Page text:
Anti-Aging & Cosmeceutical Corner
THE ANTi-AGiNG BENEFiTS
OF HyALURONiC ACiD
GE TTING OLDER doesn’t necessarily mean looking old. The idea of growing old just doesn’t creep
into the minds of many baby boomers,
who are under pressure to look good all
the time. New anti-aging actives formulated in creams and serums make consumers feel increasingly more youthful
than their actual age as their outer appearances reflect their inner youthfulness. The ever-increasing growth in
new products designed to prevent the
skin from aging has attracted consumers in droves to the vibrant anti-aging
This column will detail the benefits
of hyaluronic acid, which is found naturally in our own skin cells. I’ll answer
two key questions, namely: how do we
keep our skin youthful looking and how
can we undo the damage of time?
Hyaluronic acid’s name is derived from the Greek word for glass
(hyalos) which accurately describes
Navin M. Geria
Senior Technical Advisor
Doctors Skin Prescription
Navin Geria, ex-Pfizer Research Fellow, is senior technical advisor and principal of the dermatological research
company, Doctors Skin Prescription (DSP), Boston,
founded by dermatologist David J. Goldberg M.D.J.D.
and plastic surgeon William P. Adams M.D.F.A.C.S. Geria
has more than 30 years of experience in the personal
care industry and was previously with Clairol, Warner-Lambert, Schick, Bristol-Myers and most recently Spa-Dermaceuticals. He has earned nearly 20 US patents,
has been published extensively and has been both a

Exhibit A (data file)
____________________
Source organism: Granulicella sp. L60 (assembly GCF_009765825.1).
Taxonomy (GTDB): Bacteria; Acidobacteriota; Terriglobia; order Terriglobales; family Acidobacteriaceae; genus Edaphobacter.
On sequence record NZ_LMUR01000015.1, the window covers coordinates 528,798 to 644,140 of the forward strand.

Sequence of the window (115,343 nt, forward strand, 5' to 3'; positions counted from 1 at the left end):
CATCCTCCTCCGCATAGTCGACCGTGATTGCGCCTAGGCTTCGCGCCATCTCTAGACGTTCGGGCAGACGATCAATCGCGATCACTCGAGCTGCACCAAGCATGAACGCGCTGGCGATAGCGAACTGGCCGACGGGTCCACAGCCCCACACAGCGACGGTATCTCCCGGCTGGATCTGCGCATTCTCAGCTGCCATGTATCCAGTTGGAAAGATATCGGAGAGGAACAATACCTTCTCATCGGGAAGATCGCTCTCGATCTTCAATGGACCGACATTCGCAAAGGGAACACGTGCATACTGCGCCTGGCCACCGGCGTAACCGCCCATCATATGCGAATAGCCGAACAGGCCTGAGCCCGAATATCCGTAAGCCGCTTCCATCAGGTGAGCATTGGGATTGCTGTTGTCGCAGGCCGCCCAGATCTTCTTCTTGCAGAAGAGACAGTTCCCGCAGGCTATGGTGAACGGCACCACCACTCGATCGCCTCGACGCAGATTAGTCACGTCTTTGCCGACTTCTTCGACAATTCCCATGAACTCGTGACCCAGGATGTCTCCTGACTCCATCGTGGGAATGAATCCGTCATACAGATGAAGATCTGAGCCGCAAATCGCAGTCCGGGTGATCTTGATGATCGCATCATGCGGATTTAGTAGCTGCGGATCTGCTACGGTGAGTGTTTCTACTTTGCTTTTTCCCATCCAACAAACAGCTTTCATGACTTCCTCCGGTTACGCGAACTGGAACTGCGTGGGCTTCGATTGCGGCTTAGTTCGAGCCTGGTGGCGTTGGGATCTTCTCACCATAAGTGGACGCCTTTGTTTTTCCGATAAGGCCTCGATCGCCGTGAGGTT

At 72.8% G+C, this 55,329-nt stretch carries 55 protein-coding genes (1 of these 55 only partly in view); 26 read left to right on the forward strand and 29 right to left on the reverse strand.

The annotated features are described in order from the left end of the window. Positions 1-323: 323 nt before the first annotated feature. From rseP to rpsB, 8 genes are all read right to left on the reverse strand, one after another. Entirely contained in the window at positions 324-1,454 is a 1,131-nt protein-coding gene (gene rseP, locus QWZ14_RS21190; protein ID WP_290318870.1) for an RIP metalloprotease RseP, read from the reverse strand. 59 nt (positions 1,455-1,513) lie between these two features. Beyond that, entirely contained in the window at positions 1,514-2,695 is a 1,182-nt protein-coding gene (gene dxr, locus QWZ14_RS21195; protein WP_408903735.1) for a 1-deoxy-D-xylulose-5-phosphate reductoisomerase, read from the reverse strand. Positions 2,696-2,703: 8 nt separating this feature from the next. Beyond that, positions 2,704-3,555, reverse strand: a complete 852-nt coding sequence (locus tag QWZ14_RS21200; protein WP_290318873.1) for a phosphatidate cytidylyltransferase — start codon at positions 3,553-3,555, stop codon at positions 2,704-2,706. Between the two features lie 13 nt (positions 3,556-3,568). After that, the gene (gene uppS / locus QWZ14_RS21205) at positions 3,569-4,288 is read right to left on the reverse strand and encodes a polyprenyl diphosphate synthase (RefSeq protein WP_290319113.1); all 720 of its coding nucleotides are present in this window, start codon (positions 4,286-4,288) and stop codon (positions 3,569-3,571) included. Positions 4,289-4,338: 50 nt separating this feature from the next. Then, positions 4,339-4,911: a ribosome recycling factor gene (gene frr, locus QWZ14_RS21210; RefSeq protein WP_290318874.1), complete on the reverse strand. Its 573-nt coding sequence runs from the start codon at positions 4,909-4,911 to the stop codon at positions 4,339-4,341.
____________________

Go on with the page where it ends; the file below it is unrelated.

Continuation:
speaker and a moderator at cosmetic industry events.
Hyaluronic acid has applications in wrinkle treatments.
its transparent glassy appearance.
Hyaluronic acid (HA), is the most
abundant glycosaminoglycan (GAG)
found in human dermis. It was originally discovered in 1934 by Karl
Meyer and John Palmer who isolated it from bovine vitreous humor.1
In young skin, HA is found at the
periphery and at interfaces of collagen
and elastin fibers. It is thought to help
hold together collagen and elastin in
the proper configuration. Studies have
shown that these connections with HA
are absent in aged skin, which may help
explain the disorganization of collagen
and elastin fibers.2
HA is produced in the human body
and is found in the tissue of all ani-
mals. It is made by bacterial enzyme-
based, bio-fermentation process.
Commercial sources include rooster
combs and chicken cartilage. It is a neg-
atively-charged, sugar-like molecule
of alternating molecules of N-acetyl
glucosamine and glucoronic acid. This
disaccharide molecule is linked to-
gether and belongs to the GAG family
of collagen molecule. HA or sodium HA
is unique because, unlike other types of
collagen, it is not linked to other pro-
teins or sulfur.
HA is non-toxic and non-sensitizing,
and therefore can be safely used for
all skin types and carries no risk of allergic reactions. Dermal fillers enable
dermatologists to inject these natural-ly-occurring components back into the
dermis to restore skin’s volume and
minimize the appearance of wrinkles.